British Finance Minister Philip Hammond on Friday sought to quell accusations from within his Conservative Party that he is taking too soft an approach to Brexit.
The finance minister Hammond noted the European Union represented “the enemy’’ in the negotiations.
Hammond, who has come under increasingly hostile fire from supporters of a tough approach to splitting Britain from the EU, told newsmen that it was time for the Conservatives to end their in-fighting over the Brexit talks.
“I understand that passions are high; I understand that people have very strong views about this.
“However, we are all going to the same place, we all have the same agenda.
“The enemy, the opponents, are out there on the other side of the table.
“Those are the people that we have to negotiate with. We have to negotiate hard to get the very best deal for Britain,” he said in an interview on the sidelines of International Monetary Fund meetings in Washington.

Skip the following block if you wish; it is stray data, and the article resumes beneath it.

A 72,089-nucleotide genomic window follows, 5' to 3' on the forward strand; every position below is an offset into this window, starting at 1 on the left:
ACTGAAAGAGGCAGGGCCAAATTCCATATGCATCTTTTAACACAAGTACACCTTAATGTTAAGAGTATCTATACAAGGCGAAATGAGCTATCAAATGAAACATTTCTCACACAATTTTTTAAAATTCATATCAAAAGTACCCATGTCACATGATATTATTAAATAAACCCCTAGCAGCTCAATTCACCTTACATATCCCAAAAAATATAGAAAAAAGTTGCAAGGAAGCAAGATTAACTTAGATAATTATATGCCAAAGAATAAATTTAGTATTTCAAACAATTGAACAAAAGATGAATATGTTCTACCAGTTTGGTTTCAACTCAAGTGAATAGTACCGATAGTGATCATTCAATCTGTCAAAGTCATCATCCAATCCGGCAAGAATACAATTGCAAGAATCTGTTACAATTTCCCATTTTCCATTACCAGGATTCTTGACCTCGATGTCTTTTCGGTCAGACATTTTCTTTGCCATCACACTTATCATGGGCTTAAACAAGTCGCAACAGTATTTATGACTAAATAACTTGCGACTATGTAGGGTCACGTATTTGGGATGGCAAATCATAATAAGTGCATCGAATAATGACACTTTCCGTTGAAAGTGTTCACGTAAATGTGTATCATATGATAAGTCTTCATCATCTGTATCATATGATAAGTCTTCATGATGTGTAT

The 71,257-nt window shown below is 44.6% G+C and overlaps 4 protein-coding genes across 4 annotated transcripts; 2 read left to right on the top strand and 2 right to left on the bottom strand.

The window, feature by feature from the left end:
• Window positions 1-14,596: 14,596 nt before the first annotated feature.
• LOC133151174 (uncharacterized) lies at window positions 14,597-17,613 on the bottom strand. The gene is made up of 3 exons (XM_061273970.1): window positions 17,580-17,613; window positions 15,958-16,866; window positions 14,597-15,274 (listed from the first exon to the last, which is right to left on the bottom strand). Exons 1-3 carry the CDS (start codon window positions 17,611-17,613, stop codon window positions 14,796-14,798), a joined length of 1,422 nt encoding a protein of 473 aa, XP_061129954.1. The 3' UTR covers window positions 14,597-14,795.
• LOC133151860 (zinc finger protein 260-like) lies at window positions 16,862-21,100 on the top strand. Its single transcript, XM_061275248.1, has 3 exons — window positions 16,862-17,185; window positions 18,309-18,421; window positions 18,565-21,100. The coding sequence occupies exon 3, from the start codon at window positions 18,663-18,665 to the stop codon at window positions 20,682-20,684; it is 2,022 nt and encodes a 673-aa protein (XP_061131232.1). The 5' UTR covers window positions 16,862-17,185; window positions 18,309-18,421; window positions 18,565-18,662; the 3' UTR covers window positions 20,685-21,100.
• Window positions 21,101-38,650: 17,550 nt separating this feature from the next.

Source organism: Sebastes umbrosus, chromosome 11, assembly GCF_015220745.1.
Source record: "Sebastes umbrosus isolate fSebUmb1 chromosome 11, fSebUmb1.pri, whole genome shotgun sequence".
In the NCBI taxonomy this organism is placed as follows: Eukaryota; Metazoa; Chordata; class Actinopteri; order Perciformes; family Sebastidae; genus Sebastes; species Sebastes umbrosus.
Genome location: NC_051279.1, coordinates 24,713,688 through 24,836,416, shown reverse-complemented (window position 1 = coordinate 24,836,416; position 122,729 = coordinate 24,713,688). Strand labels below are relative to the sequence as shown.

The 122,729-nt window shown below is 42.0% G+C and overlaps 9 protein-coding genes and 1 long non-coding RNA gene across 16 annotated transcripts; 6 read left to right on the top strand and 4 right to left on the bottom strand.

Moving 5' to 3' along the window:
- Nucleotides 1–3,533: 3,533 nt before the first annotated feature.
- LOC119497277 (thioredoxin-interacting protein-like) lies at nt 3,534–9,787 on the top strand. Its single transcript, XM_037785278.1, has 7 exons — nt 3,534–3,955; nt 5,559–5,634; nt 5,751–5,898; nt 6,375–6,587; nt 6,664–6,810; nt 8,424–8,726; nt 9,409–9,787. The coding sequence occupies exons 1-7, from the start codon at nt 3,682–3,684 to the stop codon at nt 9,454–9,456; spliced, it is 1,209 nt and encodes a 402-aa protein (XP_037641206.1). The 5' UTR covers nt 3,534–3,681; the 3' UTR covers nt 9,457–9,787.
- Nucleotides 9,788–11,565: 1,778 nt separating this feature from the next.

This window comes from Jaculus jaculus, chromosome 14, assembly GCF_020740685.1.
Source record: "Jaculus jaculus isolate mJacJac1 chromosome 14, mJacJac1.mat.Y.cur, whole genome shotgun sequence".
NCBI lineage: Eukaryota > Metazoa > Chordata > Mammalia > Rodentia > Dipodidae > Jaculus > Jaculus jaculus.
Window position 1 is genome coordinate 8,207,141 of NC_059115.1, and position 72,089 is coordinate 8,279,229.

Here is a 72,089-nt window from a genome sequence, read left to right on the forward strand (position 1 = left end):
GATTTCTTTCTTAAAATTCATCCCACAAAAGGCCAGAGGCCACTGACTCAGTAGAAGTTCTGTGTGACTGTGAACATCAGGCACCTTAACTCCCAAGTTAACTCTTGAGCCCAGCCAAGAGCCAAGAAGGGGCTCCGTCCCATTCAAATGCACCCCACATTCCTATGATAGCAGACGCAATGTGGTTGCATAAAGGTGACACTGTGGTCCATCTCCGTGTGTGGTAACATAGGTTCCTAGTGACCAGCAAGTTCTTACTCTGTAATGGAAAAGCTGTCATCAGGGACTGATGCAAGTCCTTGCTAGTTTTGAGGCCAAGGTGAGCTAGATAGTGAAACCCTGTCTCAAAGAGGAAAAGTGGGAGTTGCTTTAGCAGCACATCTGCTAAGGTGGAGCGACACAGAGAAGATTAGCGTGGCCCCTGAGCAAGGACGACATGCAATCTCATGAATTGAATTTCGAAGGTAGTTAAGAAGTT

Hammond infuriated pro-Brexit newspapers this week and was criticised by some Conservatives including former finance minister Nigel Lawson for not agreeing to spend money now on preparations for the possibility of Britain leaving the EU without a deal.
Speaking to media in Washington on Friday, Hammond declined to say whether he would vote for Brexit if there were a second referendum.
Meanwhile, Hammond campaigned for Britain to remain part of the EU ahead of the June 2016 vote.
Echoing Prime Minister Theresa May’s own reticence on the issue, Hammond declined to say how he would vote if another referendum were held now.
“We’ve had the referendum, you know how I voted in it,” he told the BBC.
Earlier this week May declined to answer a similar question, stoking concerns among Brexit supporters that she is not fully committed to taking Britain out of the EU.
On Thursday, May’s spokeswoman said the prime minister had full confidence in Hammond.